USS Oklahoma (BB-37) was the second of two Nevada-class battleships. Both were ordered in a naval appropriation act on 4 March 1911. She was built by the New York Shipbuilding Corporation for the United States Navy in the 1910s. Oklahoma was the only US warship ever named for the 46th state.
The Oklahoma's keel was laid down on October 26, 1912 by the New York Shipbuilding Corporation of Camden, New Jersey, who bid $5,926,000 to construct the ship. By December 12, 1912, she was 11.2 percent complete, and by July 13, 1913 she was at 33 percent. She was launched on March 23, 1914. The ship was sponsored by Miss Lorena J. Cruce, daughter of Oklahoma Governor Lee Cruce. The launch was preceded by an invocation—the first for an American warship in half a century—given by Elijah Embree Hoss, and was attended by various dignitaries from Oklahoma and the federal government.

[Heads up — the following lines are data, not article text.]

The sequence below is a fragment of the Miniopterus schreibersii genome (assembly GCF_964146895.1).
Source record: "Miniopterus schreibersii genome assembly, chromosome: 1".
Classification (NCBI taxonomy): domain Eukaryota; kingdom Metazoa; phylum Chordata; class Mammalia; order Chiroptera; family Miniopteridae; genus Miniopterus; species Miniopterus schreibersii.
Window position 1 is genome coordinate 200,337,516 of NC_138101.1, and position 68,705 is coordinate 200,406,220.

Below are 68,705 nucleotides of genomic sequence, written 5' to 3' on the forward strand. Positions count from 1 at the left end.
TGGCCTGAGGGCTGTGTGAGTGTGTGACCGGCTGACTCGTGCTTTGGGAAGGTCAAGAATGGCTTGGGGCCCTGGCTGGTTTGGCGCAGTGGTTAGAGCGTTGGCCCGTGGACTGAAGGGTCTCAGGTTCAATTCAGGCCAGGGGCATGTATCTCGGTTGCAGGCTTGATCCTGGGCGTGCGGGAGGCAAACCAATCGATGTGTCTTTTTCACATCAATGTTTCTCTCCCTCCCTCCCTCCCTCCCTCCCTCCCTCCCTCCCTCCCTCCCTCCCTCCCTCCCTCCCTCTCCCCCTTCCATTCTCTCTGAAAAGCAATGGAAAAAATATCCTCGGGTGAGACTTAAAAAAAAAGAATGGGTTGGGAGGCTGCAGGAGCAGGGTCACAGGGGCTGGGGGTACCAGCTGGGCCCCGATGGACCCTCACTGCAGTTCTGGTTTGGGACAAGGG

Following commissioning, the ship remained along the East Coast of the United States primarily visiting various Navy yards and began her sea trails. She was initially not able to join the Battleship Division Nine task force sent to support the Grand Fleet in the North Sea during World War I due to a lack of oil available there. In 1917, she underwent a refit and two 3-inch/50 caliber guns were installed forward of the mainmast for anti-aircraft defense, and nine of the 5"/51 caliber guns were removed or repositioned.